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Some Good Advice from ENTRY POINT! Alumni
SAN FRANCISCO--Seven successful young scientists and engineers met with a room full of parents, students, and educators at the AAAS Annual Meeting Friday and gave them some advice based on life experience: Don't let personal challenges--especially disabilities--stand in the way of achievement.
The young scientists were alumni of ENTRY POINT!, and by sharing their experiences, they were trying to help younger students follow a similar path to success.
"Everyone has obstacles in life that they need to overcome," said Steven Phan, a computer engineer who is quadriplegic. "Just set your goals and take one step at a time."
Currently in its 11th year, ENTRY POINT! provides competitive internships for STEM students with disabilities at leading companies and government research agencies around the country including Google, IBM, Merck, Lockheed Martin, NASA, and the National Oceanic & Atmospheric Administration (NOAA).
Through the AAAS ENTRY POINT! program, Phan secured an internship at NASA Ames Research Center in 2001. He interned at IBM in 2003, and after completing his master's degree from Santa Clara University in California's Silicon Valley in science and computer engineering, he was immediately offered a job at the computing giant.
Phan credits ENTRY POINT! not only with securing his first internship, but also giving him advice on how to prepare for interviews and advising him on companies that better accommodate scientists with disabilities. And, he added, the program gave him a major confidence boost.
"With my condition, I realized that I had to prepare way ahead of time," Phan said at the lunchtime event sponsored by IBM and Merck. "I used to go into interviews at small companies, but was turned down or realized that they could not accommodate me. It's harder for smaller companies to provide accessibility."
After he was recruited into the NASA internship by Anne Swanson, a biochemist, former college dean, and current consultant to ENTRY POINT!, he realized that with hard work he could pursue his dreams.
"If I can be up here, anyone can," said Phan.
"ENTRY POINT! has made it possible for more than 400 STEM students with disabilities to have real-world internships leading to careers in science and technology," said Virginia Stern, director of the AAAS Project on Science, Technology and Disability and ENTRY POINT!. "These students become 'existence proofs' that STEM careers in a full range of disciplines are possible for individuals with any kind of disability."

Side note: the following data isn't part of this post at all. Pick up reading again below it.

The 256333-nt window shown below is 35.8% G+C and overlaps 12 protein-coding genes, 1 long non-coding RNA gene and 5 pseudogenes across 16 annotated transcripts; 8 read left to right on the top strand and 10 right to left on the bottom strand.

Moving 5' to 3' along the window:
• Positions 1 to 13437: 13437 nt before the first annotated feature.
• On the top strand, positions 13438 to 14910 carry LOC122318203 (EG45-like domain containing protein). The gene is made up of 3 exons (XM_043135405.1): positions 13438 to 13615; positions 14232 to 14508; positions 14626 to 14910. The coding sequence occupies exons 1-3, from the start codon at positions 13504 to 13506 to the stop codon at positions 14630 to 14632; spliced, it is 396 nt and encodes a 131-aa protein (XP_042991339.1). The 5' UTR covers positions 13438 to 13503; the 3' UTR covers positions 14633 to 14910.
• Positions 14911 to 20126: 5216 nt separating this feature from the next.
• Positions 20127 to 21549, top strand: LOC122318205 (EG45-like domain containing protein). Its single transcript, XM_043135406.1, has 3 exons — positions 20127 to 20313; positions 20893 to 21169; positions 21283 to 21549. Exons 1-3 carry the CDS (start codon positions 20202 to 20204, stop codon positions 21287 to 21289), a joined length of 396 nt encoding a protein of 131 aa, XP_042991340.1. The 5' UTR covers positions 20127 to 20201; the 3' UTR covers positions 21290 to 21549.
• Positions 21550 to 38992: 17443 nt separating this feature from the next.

The ENTRY POINT! program is open to any full-time undergraduate or graduate STEM student with a disability. The program offers accepted scientists a paid, 10-week summer internship at a top research company or government research agency to match the scientist's desire for engaging work with the employer's need for an expanded pool of technical talent.
The internships are also helpful because the employers are able to meet the students' needs for assistive technology and other accommodations. Mentors ands students involved in the program serve as ambassadors to the wider community.
All of the participants at the Annual Meeting event cited ENTRY POINT! as one of the most important factors in their education and careers.
"Without ENTRY POINT!, I would not have been able to pursue a Ph.D. in biochemistry and molecular biophysics at Columbia University," said Nichole O'Connell, a graduate student with attention deficit disorder. "AAAS and ENTRY POINT! clearly helped shape me and mold my career into what I want it to be."
Many panelists agreed that all students, especially those with disabilities, need to form support systems. Either through co-workers, friends, or family, these networks serve an essential role.
Melodi King, a chemical engineering student with cerebral palsy, noted that she has several different layers of support that are constantly growing and changing. "It is important that your support is able to evolve as you evolve," said King, who recently accepted a position at Merck after completing two internships.
Besides her family members, co-workers, and friends, she noted that she also relies on alternative sources of support--her cat, whose name is Sushi, and green tea.
"If I am sad, I can always rely on a good cup of tea to cheer me up," King said.
Many of the speakers commented on the unique challenges of having a non-apparent disability.
Megan Nix, an electrical and computer engineering student with fibromyalgia, a disability that often leaves her feeling tired, said that she used to not mention her disability and the need for accommodations allowing her to work when she felt most comfortable. But, while interning at the Jet Propulsion Laboratory, she asked her superior about accommodations.
"Because my disability is not apparent, I used to not say anything," Nix recounted. "Then it would pop out, and I would get mixed responses. But now I alert my co-workers and mentors, so they are better able to understand the situation."
When asked what drove the scientists to succeed, Chad Cheetham, a former Merck intern and now a graduate student in cellular and molecular biology at the University of Alabama, said he is "working to find solutions so that other people do not have to experience the same issues."
Cheetham, said he heard a speech Thursday night by AAAS President John P. Holdren, and he took it to heart. "I think [AAAS] President Holdren has it right: We need to step up to the plate in science and technology," said Cheetham, who has visual and memory disabilities. "Instead of saying, 'We have no options,' we need to say, 'Here are the solutions.'"
19 February 2007